Execution by lethal injection under renewed scrutiny

Most US states that permit lethal-injection executions prevent veterinarians from using the same method to put animals down, according to a new study.

One of the three drugs injected into condemned prisoners, the one that causes paralysis, has been banned from use in animals by at least 42 states, said the study's author, Ty Alper, a death penalty opponent and associate director of the Death Penalty Clinic at the University of California-Berkeley School of Law.

The states include the five leaders in lethal injections – Texas, Oklahoma, Virginia, Missouri and North Carolina – and account for 907 of the 929 executions by that method since 1982.

Lethal injection has been on hold while the Supreme Court considers a challenge to it in a case from Kentucky, which is among the roughly three dozen states that administer three drugs in succession to knock out, paralyse and kill prisoners. The major criticism of this is that if the executioner administers too little anaesthetic, the inmate could suffer excruciating pain from the other two drugs. This may go undetected because the paralysing drug would prevent any change in the dying prisoner's expression.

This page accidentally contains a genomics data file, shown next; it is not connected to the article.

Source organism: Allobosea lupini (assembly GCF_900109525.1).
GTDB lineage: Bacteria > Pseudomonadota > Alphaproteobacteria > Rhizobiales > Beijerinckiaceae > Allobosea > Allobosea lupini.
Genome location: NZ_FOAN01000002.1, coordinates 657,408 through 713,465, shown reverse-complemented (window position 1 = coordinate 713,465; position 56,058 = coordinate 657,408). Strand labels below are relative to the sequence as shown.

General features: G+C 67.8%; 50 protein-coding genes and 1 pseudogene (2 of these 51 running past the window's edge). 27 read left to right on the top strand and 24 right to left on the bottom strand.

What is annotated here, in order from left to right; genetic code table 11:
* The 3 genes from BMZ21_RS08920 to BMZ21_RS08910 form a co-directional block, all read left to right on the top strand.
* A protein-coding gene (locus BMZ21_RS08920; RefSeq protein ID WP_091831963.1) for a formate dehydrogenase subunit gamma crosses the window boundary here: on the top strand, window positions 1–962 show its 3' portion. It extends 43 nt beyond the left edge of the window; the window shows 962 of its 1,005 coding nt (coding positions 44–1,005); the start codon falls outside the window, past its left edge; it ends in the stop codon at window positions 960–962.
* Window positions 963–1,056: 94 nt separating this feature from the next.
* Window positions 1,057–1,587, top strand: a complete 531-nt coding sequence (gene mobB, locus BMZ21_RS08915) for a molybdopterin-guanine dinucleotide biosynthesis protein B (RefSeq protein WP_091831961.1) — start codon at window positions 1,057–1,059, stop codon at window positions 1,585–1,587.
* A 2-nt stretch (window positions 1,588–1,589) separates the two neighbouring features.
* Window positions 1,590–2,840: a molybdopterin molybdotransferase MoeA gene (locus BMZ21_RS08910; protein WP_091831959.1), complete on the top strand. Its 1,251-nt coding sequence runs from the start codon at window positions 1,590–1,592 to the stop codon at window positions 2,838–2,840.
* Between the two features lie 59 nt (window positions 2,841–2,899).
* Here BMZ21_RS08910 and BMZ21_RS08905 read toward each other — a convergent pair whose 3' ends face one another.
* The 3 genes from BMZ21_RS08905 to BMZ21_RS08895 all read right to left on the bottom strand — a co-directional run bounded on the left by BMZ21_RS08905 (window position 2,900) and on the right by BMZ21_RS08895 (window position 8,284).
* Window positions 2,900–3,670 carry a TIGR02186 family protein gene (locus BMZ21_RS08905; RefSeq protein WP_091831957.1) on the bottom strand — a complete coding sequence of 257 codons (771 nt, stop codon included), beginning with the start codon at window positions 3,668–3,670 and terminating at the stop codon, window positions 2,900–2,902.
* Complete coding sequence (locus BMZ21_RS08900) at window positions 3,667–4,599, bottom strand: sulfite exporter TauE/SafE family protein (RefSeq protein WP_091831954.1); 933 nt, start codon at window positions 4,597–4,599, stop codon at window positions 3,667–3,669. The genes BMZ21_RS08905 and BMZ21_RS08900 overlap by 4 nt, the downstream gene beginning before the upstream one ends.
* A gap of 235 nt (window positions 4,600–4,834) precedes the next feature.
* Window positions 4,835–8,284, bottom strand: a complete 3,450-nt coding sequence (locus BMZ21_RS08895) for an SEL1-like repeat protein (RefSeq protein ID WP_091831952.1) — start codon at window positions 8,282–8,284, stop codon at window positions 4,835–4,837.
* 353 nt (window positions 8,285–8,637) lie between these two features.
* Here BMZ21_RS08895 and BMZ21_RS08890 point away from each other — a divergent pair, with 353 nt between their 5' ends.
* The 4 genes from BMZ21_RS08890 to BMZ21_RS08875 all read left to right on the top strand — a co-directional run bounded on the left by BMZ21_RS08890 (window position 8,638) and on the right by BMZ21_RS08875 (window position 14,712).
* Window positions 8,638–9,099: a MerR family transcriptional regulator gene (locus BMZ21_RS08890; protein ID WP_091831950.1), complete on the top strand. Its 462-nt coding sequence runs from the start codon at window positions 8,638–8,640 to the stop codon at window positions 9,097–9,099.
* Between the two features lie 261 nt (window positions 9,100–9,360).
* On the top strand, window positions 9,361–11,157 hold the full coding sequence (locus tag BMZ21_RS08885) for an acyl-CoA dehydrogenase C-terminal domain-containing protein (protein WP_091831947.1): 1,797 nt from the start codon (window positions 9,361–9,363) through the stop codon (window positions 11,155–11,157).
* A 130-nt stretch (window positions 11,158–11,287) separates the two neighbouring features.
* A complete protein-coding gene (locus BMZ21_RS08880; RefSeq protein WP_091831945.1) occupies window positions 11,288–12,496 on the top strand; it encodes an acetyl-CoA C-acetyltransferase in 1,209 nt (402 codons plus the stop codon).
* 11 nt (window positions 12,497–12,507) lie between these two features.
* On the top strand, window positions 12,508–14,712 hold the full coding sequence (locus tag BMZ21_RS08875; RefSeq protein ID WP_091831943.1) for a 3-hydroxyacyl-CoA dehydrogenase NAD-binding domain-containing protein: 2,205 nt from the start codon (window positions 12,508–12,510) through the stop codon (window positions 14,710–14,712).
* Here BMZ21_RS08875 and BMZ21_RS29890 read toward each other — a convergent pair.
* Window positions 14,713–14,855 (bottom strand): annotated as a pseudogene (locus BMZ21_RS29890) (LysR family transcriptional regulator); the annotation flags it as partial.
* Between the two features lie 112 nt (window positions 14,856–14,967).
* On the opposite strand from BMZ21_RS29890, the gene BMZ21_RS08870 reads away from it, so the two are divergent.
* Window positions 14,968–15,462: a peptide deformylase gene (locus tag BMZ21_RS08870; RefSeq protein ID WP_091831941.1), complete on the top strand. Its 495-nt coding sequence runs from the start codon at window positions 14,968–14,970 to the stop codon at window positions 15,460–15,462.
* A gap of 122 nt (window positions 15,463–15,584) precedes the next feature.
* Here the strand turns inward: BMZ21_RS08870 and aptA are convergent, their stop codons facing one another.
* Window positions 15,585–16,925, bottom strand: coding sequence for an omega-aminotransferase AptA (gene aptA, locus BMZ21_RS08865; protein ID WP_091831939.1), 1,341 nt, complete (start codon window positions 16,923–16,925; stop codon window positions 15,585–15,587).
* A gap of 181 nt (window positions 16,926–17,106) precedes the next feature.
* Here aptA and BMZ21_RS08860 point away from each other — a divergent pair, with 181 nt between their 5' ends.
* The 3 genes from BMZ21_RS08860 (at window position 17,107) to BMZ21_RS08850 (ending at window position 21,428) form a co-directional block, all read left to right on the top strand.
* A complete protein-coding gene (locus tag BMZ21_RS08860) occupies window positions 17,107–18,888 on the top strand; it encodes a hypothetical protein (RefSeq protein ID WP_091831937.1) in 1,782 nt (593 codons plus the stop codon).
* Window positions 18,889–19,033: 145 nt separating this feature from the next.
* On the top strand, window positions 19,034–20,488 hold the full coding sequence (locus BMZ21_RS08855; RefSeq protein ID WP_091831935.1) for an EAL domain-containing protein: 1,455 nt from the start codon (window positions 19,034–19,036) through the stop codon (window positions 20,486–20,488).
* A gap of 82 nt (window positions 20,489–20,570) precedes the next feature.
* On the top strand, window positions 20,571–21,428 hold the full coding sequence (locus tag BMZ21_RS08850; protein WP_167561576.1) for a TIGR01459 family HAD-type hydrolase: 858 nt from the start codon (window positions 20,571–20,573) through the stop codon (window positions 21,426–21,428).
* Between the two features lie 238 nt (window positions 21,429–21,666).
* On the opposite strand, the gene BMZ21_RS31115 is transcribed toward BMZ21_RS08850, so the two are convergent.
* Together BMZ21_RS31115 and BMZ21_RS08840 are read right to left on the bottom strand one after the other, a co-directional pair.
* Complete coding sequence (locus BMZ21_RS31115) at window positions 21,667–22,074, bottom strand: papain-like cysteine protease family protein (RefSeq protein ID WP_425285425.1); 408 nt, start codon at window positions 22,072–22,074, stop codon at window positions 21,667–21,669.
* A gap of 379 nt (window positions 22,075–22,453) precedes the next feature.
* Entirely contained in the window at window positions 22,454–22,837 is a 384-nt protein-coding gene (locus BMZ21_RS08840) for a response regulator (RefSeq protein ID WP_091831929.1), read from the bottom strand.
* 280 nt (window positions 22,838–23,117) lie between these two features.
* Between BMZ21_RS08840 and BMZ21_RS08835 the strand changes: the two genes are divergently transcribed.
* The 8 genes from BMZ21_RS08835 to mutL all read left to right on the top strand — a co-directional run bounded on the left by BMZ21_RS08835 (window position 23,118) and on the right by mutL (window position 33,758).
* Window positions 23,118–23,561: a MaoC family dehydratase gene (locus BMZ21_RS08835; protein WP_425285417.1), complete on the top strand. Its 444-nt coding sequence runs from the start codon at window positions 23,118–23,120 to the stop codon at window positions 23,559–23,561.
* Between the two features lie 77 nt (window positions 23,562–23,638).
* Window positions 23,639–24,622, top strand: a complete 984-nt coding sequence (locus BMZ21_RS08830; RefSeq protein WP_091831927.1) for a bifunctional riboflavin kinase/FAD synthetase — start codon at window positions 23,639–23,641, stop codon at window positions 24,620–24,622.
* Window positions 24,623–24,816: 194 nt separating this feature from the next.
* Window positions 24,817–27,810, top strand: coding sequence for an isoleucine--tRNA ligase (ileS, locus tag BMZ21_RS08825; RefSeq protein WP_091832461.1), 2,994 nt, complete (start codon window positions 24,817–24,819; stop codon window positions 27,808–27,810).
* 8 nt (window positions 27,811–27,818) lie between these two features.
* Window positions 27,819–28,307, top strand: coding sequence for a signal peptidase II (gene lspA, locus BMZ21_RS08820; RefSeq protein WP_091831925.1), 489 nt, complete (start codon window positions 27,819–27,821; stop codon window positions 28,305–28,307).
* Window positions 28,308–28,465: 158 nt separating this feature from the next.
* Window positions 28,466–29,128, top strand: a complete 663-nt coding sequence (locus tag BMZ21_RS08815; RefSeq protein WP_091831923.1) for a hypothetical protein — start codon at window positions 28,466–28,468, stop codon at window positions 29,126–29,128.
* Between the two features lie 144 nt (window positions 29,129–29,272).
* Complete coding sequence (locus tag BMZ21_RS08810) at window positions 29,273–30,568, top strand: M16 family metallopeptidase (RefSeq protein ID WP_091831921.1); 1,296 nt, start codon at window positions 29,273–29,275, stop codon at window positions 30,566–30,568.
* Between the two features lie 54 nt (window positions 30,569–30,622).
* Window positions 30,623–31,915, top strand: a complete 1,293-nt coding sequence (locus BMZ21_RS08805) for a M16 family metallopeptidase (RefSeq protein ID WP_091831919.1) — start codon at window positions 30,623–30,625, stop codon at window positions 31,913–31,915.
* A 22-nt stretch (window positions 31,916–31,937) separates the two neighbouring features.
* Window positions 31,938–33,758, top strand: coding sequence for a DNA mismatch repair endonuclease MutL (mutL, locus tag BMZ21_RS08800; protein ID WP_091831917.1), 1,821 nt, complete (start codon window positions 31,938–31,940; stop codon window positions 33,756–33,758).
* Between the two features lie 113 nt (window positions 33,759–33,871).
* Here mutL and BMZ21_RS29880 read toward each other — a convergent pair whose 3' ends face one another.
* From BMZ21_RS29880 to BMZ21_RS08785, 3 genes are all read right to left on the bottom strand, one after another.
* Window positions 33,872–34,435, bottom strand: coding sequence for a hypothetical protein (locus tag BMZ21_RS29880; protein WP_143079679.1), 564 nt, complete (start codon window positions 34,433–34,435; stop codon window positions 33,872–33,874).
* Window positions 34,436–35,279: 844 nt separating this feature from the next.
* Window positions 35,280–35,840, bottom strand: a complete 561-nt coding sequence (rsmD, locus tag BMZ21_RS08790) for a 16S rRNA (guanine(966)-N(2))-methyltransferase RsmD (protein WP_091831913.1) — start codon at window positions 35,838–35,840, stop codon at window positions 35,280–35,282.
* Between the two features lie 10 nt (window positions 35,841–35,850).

In Kentucky, two death-row inmates argue that a large dose of a barbiturate, the most common way of putting down animals, is a less painful way to carry out executions. The state prohibits using a paralytic in animal killings.

Federal judges in Missouri, California and Tennessee have ruled that the way lethal injections are carried out in those states is unconstitutional, mainly because of the risk of severe pain.

Yet states have refused to approve injection of a single drug, in part from fear that this might precipitate a new round of lawsuits to stop executions.

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